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Can the government cure our housing ills? Tony Ward

by: Tony Ward
  • 04/12/2015
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Can the government cure our housing ills? Tony Ward
On the face of it, the housing problem is a simple exercise in supply and demand, but can the government come up with a solution to eradicate to the issue? Tony Ward chief executive and president of Clayton Euro Risk looks at the realities.

On one side of the equation we have demand – a growing and aging population, more single occupancy homes, more buyers coming from overseas. On the other side we have supply: too few homes for sale, too few new properties being built, too few skilled craftspeople, unwieldy planning legislation. The result: house prices up 6.1% to the year ending September 2015, according to the Office for National Statistics. PWC’s chief economist John Hawksworth declared that house price inflation in the UK is now running at twice the rate of average earnings.

So, how to solve the housing crisis, if indeed it can be solved? In last week’s Comprehensive Spending Review, the Chancellor George announced a range of measures to tackle the problem: building up to 400,000 affordable new homes by 2020, 200,000 of which will be so-called starter homes; boosting shared ownership, capping the price of new starter homes, increasing Stamp Duty for buy-to-let properties. Taken together, these measures may narrow the gap between demand and supply but they will not eliminate it.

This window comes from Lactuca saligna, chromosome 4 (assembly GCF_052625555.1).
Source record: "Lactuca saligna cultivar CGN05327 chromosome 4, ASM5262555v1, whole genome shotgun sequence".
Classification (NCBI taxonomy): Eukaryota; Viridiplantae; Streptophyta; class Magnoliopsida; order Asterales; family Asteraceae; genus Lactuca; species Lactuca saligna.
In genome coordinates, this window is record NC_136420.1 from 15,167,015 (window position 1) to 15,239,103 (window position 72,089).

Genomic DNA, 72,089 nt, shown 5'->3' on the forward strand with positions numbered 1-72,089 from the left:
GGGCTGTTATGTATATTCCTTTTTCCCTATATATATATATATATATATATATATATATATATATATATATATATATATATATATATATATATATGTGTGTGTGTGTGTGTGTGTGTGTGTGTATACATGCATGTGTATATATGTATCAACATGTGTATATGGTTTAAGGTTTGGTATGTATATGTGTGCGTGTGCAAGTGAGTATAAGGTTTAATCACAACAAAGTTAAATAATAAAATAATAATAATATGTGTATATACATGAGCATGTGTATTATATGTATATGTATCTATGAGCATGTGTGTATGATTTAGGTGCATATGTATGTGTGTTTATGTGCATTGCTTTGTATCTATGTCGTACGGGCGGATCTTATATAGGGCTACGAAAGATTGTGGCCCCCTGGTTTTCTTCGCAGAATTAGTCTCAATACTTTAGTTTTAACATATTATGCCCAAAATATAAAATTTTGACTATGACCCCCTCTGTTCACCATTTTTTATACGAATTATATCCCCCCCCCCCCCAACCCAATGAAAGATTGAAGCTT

A few days prior to Osborne’s speech, Conservative think tank the Bow Group issued a paper arguing for heavy restrictions to be placed on overseas buyers who, the group argues, are distorting the property market, particularly in London. The ideas themselves aren’t new; their proposal by a Conservative organisation is.

Looking back to the 2010 general election, the Conservatives were, I believe, judged on their ability to solve the financial crisis. Today, it is their ability to solve the housing crisis that is dominating an increasing number of newspaper editorials and comment pieces. The UK’s housing market seems to be looking increasingly jaundiced. Can the Conservatives prescribe the right medicine to coax it back to health?

The question of whether or not our housing market is broken is an important one. Our media is focused on hothouse conditions in London so it’s easy to forget that in rural Wales or the central belt of Scotland, most estate agents would barely recognise the drama being played out in the smart thoroughfares of Mayfair and Maida Vale. Where one stands in the country has a huge impact on one’s perception of the housing market’s effectiveness.

But whether it’s seen from Notting Hill or Nottingham, the tensions within the market are undeniable. Today, we have to accept that a government will not be judged on its ability to solve the housing crisis, but rather its ability to manage the situation and prevent any further deterioration. This is not something most governments would choose to say publicly but increasingly the Conservative’s housing policies suggest an administration seeking to stabilise the patient rather than cure it.

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